Enter the driveway that sweeps up to the Grove Hotel in Hertfordshire and the first thing you set eyes on is a magnificent, life-sized horse, fashioned from galvanised steel, looking out over the rolling fields.
Turn right into the hotel's car park and you'll pass a rectangular "portal" cut from a hunk of Italian marble by artist Michael Dan Archer. Go to check in and you'll need to side-step a pile of oversized bronze fruit by Dick Buddon placed under a birch tree.
And that's just the beginning, because dotted round the Grove's rather fabulous gardens are nearly 70 pieces of art in a show of contemporary sculpture which opens next Saturday. It's curated by Virginia Grub of Art Contact, a consultancy which organises work for public spaces.
Don't expect hideous gargoyles or dodgy water features. There are two Royal Academicians – Phillip King and Ann Christopher – among the 29 artists on display here. The works may be sat on the lawn or plonked next to the vegetable patch, but that doesn't mean its intention as art isn't highly serious.
"It's an eclectic mix – some figurative, some abstract and some shocking," says Grub. "I think we are becoming a lot more creative and intelligent about sculpture and less afraid of it. Increasingly I see it used to create a statement or focal point in our own gardens rather then relying just on trees and plants."
This is the first time Grub has created a show for a hotel and it's been nearly two years in the making. The Grove is an opulent, five-star destination with expansive golf course just 20 minutes out of London and a favourite with footballers, their wives and other affluent types. It makes perfect sense – bring the art to the customer as they lounge around on the terrace or knock balls around the croquet lawn.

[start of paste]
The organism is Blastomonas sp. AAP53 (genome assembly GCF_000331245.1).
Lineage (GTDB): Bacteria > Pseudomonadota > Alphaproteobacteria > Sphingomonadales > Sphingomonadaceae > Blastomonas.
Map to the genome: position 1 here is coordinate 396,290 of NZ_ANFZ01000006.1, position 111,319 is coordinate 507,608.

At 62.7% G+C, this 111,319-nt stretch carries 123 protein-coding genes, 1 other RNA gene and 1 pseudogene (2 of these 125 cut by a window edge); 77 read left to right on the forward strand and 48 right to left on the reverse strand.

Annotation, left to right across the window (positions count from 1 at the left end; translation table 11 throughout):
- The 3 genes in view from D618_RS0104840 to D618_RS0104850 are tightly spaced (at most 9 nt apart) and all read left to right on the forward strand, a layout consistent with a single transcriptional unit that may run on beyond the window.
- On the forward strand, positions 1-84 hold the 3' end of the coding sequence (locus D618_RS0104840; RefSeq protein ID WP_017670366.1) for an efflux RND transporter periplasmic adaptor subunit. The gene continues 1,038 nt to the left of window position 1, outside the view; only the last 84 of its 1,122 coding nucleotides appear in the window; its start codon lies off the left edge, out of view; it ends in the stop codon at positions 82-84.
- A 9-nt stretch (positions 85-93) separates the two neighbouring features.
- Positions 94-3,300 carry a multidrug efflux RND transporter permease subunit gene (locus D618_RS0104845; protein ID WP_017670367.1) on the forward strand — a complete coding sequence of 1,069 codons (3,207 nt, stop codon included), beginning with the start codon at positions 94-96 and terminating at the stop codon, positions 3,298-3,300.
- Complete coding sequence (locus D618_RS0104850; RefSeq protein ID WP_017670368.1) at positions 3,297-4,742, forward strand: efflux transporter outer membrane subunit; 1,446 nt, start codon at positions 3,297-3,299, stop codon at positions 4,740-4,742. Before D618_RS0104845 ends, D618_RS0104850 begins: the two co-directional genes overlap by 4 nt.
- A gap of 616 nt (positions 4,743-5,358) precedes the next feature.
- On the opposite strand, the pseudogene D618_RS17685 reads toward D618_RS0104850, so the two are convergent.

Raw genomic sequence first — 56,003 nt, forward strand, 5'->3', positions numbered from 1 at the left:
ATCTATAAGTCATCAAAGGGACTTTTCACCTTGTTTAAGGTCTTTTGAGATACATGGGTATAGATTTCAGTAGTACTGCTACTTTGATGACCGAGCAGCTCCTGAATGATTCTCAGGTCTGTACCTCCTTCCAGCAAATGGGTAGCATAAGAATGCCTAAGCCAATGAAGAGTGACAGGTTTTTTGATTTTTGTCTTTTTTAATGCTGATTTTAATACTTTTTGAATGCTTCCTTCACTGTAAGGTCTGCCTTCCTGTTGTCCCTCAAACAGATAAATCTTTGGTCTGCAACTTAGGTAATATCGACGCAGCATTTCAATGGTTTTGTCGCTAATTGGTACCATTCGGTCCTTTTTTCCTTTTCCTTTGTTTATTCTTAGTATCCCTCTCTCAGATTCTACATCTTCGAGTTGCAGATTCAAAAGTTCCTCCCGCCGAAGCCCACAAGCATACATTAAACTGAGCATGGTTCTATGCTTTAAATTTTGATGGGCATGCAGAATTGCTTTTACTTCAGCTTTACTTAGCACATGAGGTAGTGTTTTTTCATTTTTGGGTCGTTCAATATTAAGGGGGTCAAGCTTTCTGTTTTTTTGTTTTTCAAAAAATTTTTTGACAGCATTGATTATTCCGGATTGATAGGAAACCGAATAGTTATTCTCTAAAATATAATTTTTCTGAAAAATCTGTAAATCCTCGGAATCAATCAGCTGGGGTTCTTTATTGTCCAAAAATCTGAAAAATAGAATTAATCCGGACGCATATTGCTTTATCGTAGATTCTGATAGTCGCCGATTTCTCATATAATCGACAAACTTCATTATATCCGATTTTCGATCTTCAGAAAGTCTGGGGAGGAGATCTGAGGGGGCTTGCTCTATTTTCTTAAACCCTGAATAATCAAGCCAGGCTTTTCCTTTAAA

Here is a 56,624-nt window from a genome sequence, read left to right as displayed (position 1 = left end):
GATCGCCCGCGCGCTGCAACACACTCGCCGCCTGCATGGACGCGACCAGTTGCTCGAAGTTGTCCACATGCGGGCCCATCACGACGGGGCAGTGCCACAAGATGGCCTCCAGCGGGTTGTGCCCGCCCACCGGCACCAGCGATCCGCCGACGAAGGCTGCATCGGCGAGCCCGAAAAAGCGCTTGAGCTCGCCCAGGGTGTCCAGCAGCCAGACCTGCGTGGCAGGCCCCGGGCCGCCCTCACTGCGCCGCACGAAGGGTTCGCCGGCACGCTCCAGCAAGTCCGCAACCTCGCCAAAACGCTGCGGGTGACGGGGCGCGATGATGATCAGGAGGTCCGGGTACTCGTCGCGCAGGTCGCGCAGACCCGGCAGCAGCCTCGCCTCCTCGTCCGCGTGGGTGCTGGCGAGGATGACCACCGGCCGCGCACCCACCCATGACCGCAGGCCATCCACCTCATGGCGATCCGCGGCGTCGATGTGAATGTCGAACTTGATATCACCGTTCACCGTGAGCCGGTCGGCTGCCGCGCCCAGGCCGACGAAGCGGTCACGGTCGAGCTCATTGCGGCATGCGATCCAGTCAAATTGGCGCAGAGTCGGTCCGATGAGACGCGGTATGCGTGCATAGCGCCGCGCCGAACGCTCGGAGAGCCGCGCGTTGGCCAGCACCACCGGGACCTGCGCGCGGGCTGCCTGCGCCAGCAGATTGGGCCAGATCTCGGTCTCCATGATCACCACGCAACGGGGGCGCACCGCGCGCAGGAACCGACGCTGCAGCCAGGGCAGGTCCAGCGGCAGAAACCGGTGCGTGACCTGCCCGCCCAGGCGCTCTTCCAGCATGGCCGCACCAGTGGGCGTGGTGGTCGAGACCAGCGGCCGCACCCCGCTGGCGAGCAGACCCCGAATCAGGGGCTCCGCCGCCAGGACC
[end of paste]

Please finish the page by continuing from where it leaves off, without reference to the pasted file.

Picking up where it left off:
This year is shaping up to be an important one for sculpture. The Royal Academy has just closed the doors on its first major show of British sculpture in 30 years. And alongside the permanent exhibition in the 15-acre sculpture garden at Burghley House in Yorkshire, a solo show has just opened by Julian Wild, a Jerwood Prize shortlister, who has turned a heap of agricultural scrap into brilliant sculptural forms in tones of orange and red. Meanwhile, garden exhibitions nationwide, including the Chelsea Flower Show, will highlight the latest designs incorporating sculpture this summer.
"There has always been a hierarchy in art and some people consider sculpture just doesn't have the same value or status as painting," says Adrian Locke, one of the curators at the Royal Academy. "But I think that is as much to do with the fact that sculpture is a very complicated medium to work with. It's big, heavy, expensive to move around and difficult to display. Our recent show clearly demonstrated that attitudes are changing and the passion we have for sculpture is very much alive."
There are various reasons why sculpture is currently enjoying a resurgence. Locke sites the Fourth Plinth in Trafalgar Square, with its rotating series of contemporary commissions, as important for putting sculpture on the map. "And also Anthony Gormley's Angel in the North," he says. "When it went up it caused a huge amount of debate. Now it's a much-loved landmark."
And there's more. Anish Kapoor's 120-metre high steel sculpture, his "answer to the Eiffel tower",currently being built in the Olympic Park, is set to be Britain's biggest piece of public art when it's finished.
Then there is Paul Day's 20-tonne bronze of a kissing couple which received lots of attention in the press when it was unveiled a few years ago at St Pancras. It has also been the subject of much discussion on a gallery level too.